- The UK government’s position on ISDS is difficult to define. None of the FTAs that the UK has negotiated since Brexit, with Japan, Australia and New Zealand, have included ISDS. The government has announced that one of its objectives for a new UK-Canada agreement is to ‘ensure the agreement does not contain an investor state dispute mechanism’. However, this position is entirely undermined by the notion that the UK government intends now to accede to the CPTPP, at a stroke opening up the UK state to being sued by investors from Canada, Japan, Australia and New Zealand.
- As the UK takes the necessary steps to decarbonize the economy and meet its target of net zero by 2050, it may be particularly vulnerable to being sued by foreign fossil fuel investors using ISDS to protect the value of their investment. For example, Australian private equity manager EMR Capital owns an 80% share in West Cumbria Mining Ltd, which has applied to open a controversial new coal mine at Whitehaven in Cumbria. If the UK accedes to CPTPP and the UK government thereafter withdraws approval for the mine, EMR could attempt to sue for huge sums in compensation using ISDS. There is significant precedent for similar cases globally.
- Governments, including France and New Zealand, have admitted delaying or restricting climate regulation due to the risk of being sued by corporations using ISDS.
- There may be scope for the UK to negotiate the suspension of ISDS provisions on a bilateral basis with CPTPP partner countries. This is an approach taken by New Zealand, which agreed ‘side letters’ with five CPTPP partners (Peru, Australia, Brunei, Malaysia and Vietnam) that either exclude ISDS entirely or put measures in place to negate the threat of ISDS.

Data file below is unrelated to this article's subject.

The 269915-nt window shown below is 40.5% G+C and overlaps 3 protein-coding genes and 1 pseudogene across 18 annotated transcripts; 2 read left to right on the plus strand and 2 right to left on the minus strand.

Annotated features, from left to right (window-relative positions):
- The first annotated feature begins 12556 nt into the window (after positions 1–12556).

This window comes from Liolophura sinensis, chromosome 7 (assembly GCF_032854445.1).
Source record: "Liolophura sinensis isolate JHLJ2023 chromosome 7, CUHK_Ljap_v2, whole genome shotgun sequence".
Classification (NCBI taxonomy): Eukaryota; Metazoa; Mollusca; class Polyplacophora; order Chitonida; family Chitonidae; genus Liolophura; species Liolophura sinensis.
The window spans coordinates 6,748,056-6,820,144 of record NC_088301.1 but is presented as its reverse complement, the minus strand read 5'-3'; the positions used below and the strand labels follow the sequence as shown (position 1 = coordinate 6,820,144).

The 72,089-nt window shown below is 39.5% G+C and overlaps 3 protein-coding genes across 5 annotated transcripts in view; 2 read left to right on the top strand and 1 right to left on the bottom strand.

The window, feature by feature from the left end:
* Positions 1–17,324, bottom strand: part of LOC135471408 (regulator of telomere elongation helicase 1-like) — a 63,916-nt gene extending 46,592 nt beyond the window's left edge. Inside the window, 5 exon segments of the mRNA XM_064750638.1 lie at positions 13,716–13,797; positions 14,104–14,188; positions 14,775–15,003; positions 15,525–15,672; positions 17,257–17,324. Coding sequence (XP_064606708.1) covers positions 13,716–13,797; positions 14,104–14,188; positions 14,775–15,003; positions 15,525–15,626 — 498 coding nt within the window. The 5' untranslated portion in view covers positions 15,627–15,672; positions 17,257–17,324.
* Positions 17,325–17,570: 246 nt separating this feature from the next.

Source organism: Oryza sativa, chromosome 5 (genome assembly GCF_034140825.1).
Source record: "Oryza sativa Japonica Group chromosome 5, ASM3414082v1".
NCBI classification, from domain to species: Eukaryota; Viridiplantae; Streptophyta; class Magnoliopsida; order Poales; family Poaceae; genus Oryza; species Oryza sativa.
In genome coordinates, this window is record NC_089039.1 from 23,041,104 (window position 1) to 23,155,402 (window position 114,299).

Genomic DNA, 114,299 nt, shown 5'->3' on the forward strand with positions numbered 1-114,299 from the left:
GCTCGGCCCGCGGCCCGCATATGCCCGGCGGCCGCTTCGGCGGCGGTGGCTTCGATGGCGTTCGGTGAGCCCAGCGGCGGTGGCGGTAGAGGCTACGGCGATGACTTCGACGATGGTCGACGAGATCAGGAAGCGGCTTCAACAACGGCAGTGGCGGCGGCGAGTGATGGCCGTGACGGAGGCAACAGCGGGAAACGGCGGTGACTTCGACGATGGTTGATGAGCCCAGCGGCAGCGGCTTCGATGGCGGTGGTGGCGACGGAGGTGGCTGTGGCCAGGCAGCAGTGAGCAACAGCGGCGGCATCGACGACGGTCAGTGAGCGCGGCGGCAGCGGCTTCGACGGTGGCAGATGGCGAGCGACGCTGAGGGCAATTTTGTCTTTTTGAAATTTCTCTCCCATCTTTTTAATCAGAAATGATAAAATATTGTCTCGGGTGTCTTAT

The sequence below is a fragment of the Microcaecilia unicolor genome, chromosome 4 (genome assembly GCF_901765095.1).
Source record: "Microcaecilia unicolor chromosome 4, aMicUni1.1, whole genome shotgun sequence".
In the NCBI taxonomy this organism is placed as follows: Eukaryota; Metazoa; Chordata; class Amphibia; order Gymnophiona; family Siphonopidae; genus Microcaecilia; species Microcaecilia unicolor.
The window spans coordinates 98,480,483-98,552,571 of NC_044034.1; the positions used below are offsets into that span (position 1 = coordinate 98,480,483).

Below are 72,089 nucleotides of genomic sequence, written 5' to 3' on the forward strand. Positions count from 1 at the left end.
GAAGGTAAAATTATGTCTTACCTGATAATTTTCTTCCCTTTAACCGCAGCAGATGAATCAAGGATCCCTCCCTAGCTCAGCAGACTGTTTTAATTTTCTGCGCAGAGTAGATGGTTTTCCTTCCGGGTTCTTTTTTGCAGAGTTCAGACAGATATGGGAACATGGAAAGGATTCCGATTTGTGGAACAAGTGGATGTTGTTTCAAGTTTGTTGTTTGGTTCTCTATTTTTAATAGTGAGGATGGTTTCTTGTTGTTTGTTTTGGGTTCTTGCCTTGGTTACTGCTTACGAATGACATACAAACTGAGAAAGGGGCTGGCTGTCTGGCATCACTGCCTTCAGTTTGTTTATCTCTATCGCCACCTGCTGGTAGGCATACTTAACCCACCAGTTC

- If the UK accedes to the CPTPP, negotiate ‘side letters’ with all CPTPP members to entirely exclude ISDS as an urgent priority. However, as a new member acceding to the agreement it is unclear how much latitude will be afforded to the UK to pick and choose in this fashion.
- The UK should not accede to the CPTPP trade agreement unless the concerns outlined above can be adequately addressed through negotiation with the 11 current signatories to the agreement in such a way that higher labour standards are included in the agreements and ISDS removed.
- This appears unlikely. CPTPP is unlike the bilateral trade agreements that the UK has recently been negotiating with Australia and New Zealand, where each party has the scope to propose and negotiate new elements to the agreement in question. Rather, the UK is acceding to a deal the text of which has already been agreed. While there may be scope to pursue side-letters to negate the threat of ISDS, and the government should be encouraged to do so, it is unlikely that the UK will be able to use this piecemeal approach to transform the CPTPP agreement into one that delivers for human rights.
- In addition, the additional economic benefits of membership are likely to be small. The CPTPP countries are a long way away from the UK, making trade more expensive and challenging. Furthermore, the UK is already party to trade agreements with nine of the CPTPP signatories: Japan, Australia, Mexico, Canada, Chile and Peru (via the UK-Andean Countries Trade Agreement) and Vietnam (provisional application). It is for these reasons that the UK Trade Policy Observatory has concluded “the economic gains from the UK acceding to the CPTPP do not appear to be very high”.
- The diplomatic and geopolitical benefits of CPTPP membership are also unclear. While the UK government has made stronger links with the Asia-Pacific a major strategic priority, CPTPP membership may not be the best route since it is not the settled 11-country strong bloc that it may appear. Brunei, Malaysia and Chile have yet to ratify the agreement – with the result of the December 2021 election in Chile making their ratification unlikely. China, Taiwan, Ecuador and Costa Rica have also applied to join the agreement, suggesting further instability.
 p107, Social Dimensions of Free Trade Agreements, International Labour Organisation, 2015
 p64, UK Accession to the CPTPP: The UK’s Strategic Approach, Department for International Trade, 2021
 https://www.cbp.gov/trade/forced-labor/withhold-release-orders-and-findings, accessed 13 July 2022
 See Rockhopper vs Italy, Lone Pine vs Canada, Bear Creek vs Peru
 The widely-accepted ‘gravity theory’ of international trade holds that the distance between trading partners is a significant factor when trading internationally. This is why Ireland remains a larger market for the UK than China.